4) Keep Stacking Bricks – I saw a great quote on Twitter by Red Smith. He says that writing is very much like bricklaying. You put one brick on top of another and spread the mortar so thick. That’s very true. I remember speaking with Big Southwest after he viewed my film and he mentioned how I should have ran my protagonist through so much shit that he’d come up a different color. That’s bricklaying. The protagonist should have to deal with constant obstacles while on a journey of realizing desires. The bricks should be strategically placed. The mortar is there to make sure everything stays in place. When there are way too many random bricks, the building begins to crumble. You don’t want that. Learning when too much is too much may take time, but right now, continue to raise the stakes. Crossing a busy highway may be difficult, but what about crossing that highway while blind. While you’re blind and crossing, a large truck blows its horn loud enough to knock out your hearing. That’s raising the stakes. In life, there is never one conflict.

5) Stay True to Your Blueprint – This is fairly simple, yet detrimental when the writer deviates. The blueprint is the foundation of your story. What is the blueprint composed of? The blueprint is composed of three things: the theme, the logline, and the plot. All great writers have something to say. It’s as simple as that. They have something to tell the world and that message becomes the theme of the story. As a writer, you must have a clear theme that intrigues you before you begin to put ink to paper. That is a law. Without a theme, you only have a soulless file of useless papers. Your story will become forgettable halfway through the second act. After you have your theme, work on a solid logline. The logline summarizes your plot in no more than two sentences. The best loglines are done in one sentence. The logline is the center of your story. At the end of the day, your story is about “so and so.” Use your logline when you feel like the boat is drifting too far from shore. Even further, your plot is there to prevent your boat from sinking. I am prone to begin writing a script only after solidifying my theme and logline. I have failed many times because I have not mapped out my plotline. The plot is the expanded version of the logline. The plot is where the bricks come in. I’ve found that many beginners who have not lined their plots have second acts that suffer from gaps and confusion. Please, please, please use notecards to map out your plots. This will make your life easier and my reading experience pleasurable.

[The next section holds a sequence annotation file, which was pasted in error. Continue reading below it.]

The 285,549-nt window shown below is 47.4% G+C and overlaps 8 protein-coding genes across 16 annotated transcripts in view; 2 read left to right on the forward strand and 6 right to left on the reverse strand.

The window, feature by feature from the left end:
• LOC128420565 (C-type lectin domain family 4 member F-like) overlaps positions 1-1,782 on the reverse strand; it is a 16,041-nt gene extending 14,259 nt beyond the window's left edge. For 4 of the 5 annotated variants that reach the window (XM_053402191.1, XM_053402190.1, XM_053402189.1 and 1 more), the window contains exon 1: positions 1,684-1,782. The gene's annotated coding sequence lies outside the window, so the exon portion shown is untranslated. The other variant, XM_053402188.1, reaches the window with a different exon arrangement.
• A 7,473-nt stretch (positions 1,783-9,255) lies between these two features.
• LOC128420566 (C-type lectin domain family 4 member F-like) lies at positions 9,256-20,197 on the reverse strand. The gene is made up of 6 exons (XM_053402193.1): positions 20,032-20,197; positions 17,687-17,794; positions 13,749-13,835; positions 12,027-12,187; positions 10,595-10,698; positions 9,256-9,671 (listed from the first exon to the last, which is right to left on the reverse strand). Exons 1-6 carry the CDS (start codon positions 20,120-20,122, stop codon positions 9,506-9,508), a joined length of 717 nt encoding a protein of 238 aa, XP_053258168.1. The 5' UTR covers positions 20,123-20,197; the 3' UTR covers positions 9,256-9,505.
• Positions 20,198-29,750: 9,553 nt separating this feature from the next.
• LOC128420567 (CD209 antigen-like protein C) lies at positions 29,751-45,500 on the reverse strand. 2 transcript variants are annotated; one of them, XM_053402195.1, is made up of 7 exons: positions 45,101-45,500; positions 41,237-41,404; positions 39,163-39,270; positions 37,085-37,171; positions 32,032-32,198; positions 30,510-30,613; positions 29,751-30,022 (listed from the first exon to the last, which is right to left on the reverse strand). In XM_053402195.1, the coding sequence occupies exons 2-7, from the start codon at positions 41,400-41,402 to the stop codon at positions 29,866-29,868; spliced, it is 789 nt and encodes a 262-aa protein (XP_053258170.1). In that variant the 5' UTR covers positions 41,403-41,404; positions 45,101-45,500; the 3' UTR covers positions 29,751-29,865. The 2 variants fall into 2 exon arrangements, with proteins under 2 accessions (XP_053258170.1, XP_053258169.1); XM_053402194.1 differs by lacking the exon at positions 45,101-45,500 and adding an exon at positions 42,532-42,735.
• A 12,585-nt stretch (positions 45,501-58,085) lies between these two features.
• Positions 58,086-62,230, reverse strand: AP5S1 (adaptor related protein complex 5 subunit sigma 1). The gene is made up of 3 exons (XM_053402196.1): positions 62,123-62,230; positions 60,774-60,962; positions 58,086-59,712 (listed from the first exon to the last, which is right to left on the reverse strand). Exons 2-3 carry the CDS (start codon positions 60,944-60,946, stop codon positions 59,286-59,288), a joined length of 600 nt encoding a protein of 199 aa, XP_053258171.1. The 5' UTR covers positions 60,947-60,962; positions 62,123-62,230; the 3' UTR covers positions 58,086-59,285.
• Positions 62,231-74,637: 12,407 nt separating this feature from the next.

So there you have it. Five things that beginning screenwrights should know. I’m not saying that I’m a master screenwriter but I am saying that I’d rather not read garbage. DonCon signing off.